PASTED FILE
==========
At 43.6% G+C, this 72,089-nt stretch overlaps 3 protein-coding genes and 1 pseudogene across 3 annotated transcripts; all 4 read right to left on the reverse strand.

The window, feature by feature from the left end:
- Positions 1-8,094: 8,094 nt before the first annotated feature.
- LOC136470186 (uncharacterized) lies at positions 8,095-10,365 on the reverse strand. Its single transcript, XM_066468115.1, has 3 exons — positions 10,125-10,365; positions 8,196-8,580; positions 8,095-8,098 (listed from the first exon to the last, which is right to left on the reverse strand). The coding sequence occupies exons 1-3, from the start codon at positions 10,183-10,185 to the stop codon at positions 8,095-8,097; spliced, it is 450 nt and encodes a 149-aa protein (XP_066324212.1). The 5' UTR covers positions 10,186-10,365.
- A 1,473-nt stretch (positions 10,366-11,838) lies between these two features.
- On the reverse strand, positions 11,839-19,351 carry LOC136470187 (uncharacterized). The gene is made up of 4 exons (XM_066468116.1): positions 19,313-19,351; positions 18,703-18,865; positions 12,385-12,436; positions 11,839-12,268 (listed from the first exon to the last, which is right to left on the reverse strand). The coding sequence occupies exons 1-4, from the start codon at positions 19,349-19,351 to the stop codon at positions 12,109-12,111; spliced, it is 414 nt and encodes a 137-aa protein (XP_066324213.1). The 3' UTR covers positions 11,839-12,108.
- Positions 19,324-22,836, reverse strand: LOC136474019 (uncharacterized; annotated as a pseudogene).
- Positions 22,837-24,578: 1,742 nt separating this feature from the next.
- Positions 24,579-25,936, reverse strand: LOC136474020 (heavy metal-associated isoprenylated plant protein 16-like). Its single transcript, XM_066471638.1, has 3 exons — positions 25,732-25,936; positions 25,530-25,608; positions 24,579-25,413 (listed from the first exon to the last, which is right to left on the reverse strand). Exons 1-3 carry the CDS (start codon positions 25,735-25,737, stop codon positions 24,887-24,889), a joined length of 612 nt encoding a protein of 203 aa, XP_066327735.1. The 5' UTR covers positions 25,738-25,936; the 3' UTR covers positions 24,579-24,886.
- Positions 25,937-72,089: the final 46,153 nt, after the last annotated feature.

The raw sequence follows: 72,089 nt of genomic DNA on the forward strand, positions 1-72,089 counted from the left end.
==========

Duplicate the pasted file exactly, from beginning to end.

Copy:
At 43.6% G+C, this 72,089-nt stretch overlaps 3 protein-coding genes and 1 pseudogene across 3 annotated transcripts; all 4 read right to left on the reverse strand.

The window, feature by feature from the left end:
- Positions 1-8,094: 8,094 nt before the first annotated feature.
- LOC136470186 (uncharacterized) lies at positions 8,095-10,365 on the reverse strand. Its single transcript, XM_066468115.1, has 3 exons — positions 10,125-10,365; positions 8,196-8,580; positions 8,095-8,098 (listed from the first exon to the last, which is right to left on the reverse strand). The coding sequence occupies exons 1-3, from the start codon at positions 10,183-10,185 to the stop codon at positions 8,095-8,097; spliced, it is 450 nt and encodes a 149-aa protein (XP_066324212.1). The 5' UTR covers positions 10,186-10,365.
- A 1,473-nt stretch (positions 10,366-11,838) lies between these two features.
- On the reverse strand, positions 11,839-19,351 carry LOC136470187 (uncharacterized). The gene is made up of 4 exons (XM_066468116.1): positions 19,313-19,351; positions 18,703-18,865; positions 12,385-12,436; positions 11,839-12,268 (listed from the first exon to the last, which is right to left on the reverse strand). The coding sequence occupies exons 1-4, from the start codon at positions 19,349-19,351 to the stop codon at positions 12,109-12,111; spliced, it is 414 nt and encodes a 137-aa protein (XP_066324213.1). The 3' UTR covers positions 11,839-12,108.
- Positions 19,324-22,836, reverse strand: LOC136474019 (uncharacterized; annotated as a pseudogene).
- Positions 22,837-24,578: 1,742 nt separating this feature from the next.
- Positions 24,579-25,936, reverse strand: LOC136474020 (heavy metal-associated isoprenylated plant protein 16-like). Its single transcript, XM_066471638.1, has 3 exons — positions 25,732-25,936; positions 25,530-25,608; positions 24,579-25,413 (listed from the first exon to the last, which is right to left on the reverse strand). Exons 1-3 carry the CDS (start codon positions 25,735-25,737, stop codon positions 24,887-24,889), a joined length of 612 nt encoding a protein of 203 aa, XP_066327735.1. The 5' UTR covers positions 25,738-25,936; the 3' UTR covers positions 24,579-24,886.
- Positions 25,937-72,089: the final 46,153 nt, after the last annotated feature.

The raw sequence follows: 72,089 nt of genomic DNA on the forward strand, positions 1-72,089 counted from the left end.